Fun With Dick and Jane Reviews
I thought I have seen almost all the films of Jim Carrey, but then I found that's not true, so I decided to start with this. This is a remake of the 70s film or you could say the second screen adaptation of the novel of the same name. I haven't seen the other version, but I must admit that I enjoyed it thoroughly. This is not the greatest comedy I have ever seen, but still so good with great performances, particularly Jim Carrey's.
A simple storyline, a couple loses their jobs and they find hard to get another. They begin to lose one by one, everything that belongs to them and finally the house is the last thing they want to lose. So they plan to do something very serious thing to tackle their situation and seems its working out so well, but for how long. Then comes their masterplan to the permanent solution and how they accomplish it is what leads to the conclusion.
The film was so fast, feels too short or like a TV episode. That means makes us to feel to have more, but it ends very nice way. The story might feel silly, but the comedies are so good. And if you like Jim Carrey and his trademark jokes, then you would have a great time. Truly, I haven't seen a good comedy from the recent time releases, so I'm happy I saw this, even though it is a decade old. There's no serious negative stuffs in it like drugs, sex or nudity, so I think it is okay for family viewing.
This movie has an unusually long first act for a comedy. Jim Carrey plays Dick Harper, who works at a company run by Jack McCallister (Alec Baldwin with an atrocious southern accent) and Dick gets promoted right before the company goes bankrupt due to McCallister's embezzlement, which no officials realize even though it is so obvious. The titular couple, Dick and Jane, has to deal with financial hardships since Jane quits her job after Dick's promotion, leaving no breadwinners in the house once the company Dick works for goes bankrupt. It may only take about half an hour, but it seems like a good forty or forty-five minutes for Dick and Jane to get to the point of the movie: the two of them robbing banks.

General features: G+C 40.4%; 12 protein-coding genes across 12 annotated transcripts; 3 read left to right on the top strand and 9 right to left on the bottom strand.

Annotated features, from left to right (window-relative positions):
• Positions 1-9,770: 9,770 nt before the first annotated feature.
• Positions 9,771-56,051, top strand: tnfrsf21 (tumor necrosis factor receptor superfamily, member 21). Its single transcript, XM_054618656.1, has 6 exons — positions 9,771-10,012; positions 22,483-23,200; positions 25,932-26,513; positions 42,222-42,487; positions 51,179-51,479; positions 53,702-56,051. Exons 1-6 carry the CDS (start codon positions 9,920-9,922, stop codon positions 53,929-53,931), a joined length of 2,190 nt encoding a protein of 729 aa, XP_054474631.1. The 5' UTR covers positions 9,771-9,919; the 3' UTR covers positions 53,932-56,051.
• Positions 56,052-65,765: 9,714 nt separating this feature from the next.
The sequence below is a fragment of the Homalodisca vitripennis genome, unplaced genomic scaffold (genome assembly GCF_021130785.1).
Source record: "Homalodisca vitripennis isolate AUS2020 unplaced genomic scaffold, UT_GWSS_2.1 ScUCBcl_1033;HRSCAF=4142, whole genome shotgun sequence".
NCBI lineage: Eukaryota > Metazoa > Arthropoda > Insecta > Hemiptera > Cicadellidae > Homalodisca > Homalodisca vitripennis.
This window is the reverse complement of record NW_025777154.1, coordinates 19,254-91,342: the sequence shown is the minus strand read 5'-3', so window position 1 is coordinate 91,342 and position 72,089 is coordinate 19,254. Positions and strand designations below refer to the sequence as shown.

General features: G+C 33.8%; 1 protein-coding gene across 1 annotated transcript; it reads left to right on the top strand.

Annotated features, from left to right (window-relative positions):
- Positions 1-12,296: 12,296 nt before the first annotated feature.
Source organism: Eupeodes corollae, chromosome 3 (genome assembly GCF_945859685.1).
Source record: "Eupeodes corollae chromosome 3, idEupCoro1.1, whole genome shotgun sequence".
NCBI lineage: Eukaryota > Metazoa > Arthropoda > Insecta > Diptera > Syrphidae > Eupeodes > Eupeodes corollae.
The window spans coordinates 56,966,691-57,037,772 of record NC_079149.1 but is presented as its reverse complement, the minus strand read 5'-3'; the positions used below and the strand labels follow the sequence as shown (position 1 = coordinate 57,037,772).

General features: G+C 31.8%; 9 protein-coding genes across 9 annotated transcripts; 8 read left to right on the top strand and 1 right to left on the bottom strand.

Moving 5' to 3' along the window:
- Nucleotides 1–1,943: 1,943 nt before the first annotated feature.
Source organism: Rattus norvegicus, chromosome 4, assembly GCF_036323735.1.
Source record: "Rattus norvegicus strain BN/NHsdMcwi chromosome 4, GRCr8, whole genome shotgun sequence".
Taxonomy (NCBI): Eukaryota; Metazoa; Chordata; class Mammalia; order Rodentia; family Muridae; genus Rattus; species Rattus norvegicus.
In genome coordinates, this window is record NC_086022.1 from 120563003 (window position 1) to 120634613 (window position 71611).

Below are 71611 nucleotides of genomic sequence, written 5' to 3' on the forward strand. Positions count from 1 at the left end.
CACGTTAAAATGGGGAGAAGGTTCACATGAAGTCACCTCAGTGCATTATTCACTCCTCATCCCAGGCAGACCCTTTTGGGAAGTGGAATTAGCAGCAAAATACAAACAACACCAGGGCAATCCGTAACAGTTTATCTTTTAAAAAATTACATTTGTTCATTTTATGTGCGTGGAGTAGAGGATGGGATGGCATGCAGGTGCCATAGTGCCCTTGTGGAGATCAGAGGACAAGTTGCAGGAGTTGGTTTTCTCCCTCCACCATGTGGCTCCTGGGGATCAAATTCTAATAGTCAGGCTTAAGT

It is enjoyable to watch the couple go from terrible to expert level at the task of robbing money. The segment that deals with the first night Dick tries to rob people shows how pathetic Dick comes across to start, first stealing only a slurpee, then finding himself in weird situations while robbing other stores which includes helping an elderly woman to walk back to her car, and suddenly the excitement hits when the two of them rob a neon-lit shop once Dick explains they will get evicted the next day if they don't obtain the money.
It is humorous to see the two act like regular people in the process of robbing, one example being when they order specific drinks at a coffee shop while robbing the place.
The second half of the movie seems to go by really quickly, and we find the third act of the film to be more about getting back at McCallister than obtaining a large sum of money, which is a nice turn. When I first saw this film I assumed the couple would just run off with the $400 million McCallister had in his accounts, but Dick and Jane donating the money to the people who worked with Dick seemed a lot more fitting for the light comedy that it was.
Though the film could have used more humor and its tone could have been more consistent, Fun With Dick and Jane is a delight to watch since it is a great underdog story that is very easy to watch.
Dick Harper (Jim Carrey): No, let me guess, a fifth of SCOTCH?
I normally don't really care for Jim Carrey's style of humor but I have to admit that some of his films are kind funny but only when he manages to the keep the antics down the bare minimum. He has surprisingly good chemistry with on-screen wife, Jane (played by the always gorgeous Téa Leoni). Of course, much of the films appeal is because the likeable couple plays opposite an equally likeable villain like Alec Baldwin. Overall, the film was fun, interesting and came to a pretty satisfying conclusion. So, not a bad way to waste an hour and half of your life.